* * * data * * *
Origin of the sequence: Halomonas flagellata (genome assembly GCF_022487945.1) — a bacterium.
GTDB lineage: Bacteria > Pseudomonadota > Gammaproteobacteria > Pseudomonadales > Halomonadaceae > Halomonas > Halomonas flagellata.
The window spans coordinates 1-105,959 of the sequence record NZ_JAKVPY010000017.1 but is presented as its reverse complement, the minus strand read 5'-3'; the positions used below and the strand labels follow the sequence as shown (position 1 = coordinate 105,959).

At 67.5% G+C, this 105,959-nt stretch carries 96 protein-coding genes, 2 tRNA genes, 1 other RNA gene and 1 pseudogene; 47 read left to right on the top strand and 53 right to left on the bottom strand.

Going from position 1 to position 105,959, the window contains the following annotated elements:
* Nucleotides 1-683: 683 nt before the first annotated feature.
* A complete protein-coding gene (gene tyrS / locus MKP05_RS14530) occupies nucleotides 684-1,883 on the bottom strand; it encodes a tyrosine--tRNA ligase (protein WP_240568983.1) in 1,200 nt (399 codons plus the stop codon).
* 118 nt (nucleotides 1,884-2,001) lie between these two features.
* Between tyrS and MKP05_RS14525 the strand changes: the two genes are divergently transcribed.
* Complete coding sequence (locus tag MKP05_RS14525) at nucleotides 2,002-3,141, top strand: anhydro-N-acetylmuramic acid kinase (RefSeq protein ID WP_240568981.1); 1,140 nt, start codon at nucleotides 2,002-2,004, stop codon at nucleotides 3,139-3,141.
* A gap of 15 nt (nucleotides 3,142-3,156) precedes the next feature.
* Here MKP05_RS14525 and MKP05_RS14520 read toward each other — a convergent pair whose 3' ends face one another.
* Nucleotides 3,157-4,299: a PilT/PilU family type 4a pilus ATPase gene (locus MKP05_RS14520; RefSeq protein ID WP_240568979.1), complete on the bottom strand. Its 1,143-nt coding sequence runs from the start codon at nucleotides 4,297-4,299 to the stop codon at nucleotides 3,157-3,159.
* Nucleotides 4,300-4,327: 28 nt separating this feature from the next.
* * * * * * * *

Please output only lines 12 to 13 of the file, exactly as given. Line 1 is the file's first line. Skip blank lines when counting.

* Here MKP05_RS14525 and MKP05_RS14520 read toward each other — a convergent pair whose 3' ends face one another.
* Nucleotides 3,157-4,299: a PilT/PilU family type 4a pilus ATPase gene (locus MKP05_RS14520; RefSeq protein ID WP_240568979.1), complete on the bottom strand. Its 1,143-nt coding sequence runs from the start codon at nucleotides 4,297-4,299 to the stop codon at nucleotides 3,157-3,159.